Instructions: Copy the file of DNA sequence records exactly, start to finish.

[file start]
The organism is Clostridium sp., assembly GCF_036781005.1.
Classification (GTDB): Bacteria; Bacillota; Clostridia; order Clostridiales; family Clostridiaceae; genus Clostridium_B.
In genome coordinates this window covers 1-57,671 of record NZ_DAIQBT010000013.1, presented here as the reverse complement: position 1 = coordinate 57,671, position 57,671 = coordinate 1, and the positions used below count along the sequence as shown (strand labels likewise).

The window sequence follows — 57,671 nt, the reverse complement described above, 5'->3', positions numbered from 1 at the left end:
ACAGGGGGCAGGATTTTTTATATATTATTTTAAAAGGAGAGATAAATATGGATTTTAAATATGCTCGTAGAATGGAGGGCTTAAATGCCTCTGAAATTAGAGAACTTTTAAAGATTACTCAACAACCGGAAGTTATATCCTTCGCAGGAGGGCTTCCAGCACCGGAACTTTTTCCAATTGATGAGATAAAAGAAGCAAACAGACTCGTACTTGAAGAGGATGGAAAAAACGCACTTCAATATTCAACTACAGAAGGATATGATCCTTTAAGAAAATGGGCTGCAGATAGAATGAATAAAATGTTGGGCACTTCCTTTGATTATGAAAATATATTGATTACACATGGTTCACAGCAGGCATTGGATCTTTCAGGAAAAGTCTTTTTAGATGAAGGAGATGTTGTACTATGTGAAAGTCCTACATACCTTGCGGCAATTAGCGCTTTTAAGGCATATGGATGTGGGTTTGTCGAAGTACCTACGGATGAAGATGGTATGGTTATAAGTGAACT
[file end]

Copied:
The organism is Clostridium sp., assembly GCF_036781005.1.
Classification (GTDB): Bacteria; Bacillota; Clostridia; order Clostridiales; family Clostridiaceae; genus Clostridium_B.
In genome coordinates this window covers 1-57,671 of record NZ_DAIQBT010000013.1, presented here as the reverse complement: position 1 = coordinate 57,671, position 57,671 = coordinate 1, and the positions used below count along the sequence as shown (strand labels likewise).

The window sequence follows — 57,671 nt, the reverse complement described above, 5'->3', positions numbered from 1 at the left end:
ACAGGGGGCAGGATTTTTTATATATTATTTTAAAAGGAGAGATAAATATGGATTTTAAATATGCTCGTAGAATGGAGGGCTTAAATGCCTCTGAAATTAGAGAACTTTTAAAGATTACTCAACAACCGGAAGTTATATCCTTCGCAGGAGGGCTTCCAGCACCGGAACTTTTTCCAATTGATGAGATAAAAGAAGCAAACAGACTCGTACTTGAAGAGGATGGAAAAAACGCACTTCAATATTCAACTACAGAAGGATATGATCCTTTAAGAAAATGGGCTGCAGATAGAATGAATAAAATGTTGGGCACTTCCTTTGATTATGAAAATATATTGATTACACATGGTTCACAGCAGGCATTGGATCTTTCAGGAAAAGTCTTTTTAGATGAAGGAGATGTTGTACTATGTGAAAGTCCTACATACCTTGCGGCAATTAGCGCTTTTAAGGCATATGGATGTGGGTTTGTCGAAGTACCTACGGATGAAGATGGTATGGTTATAAGTGAACT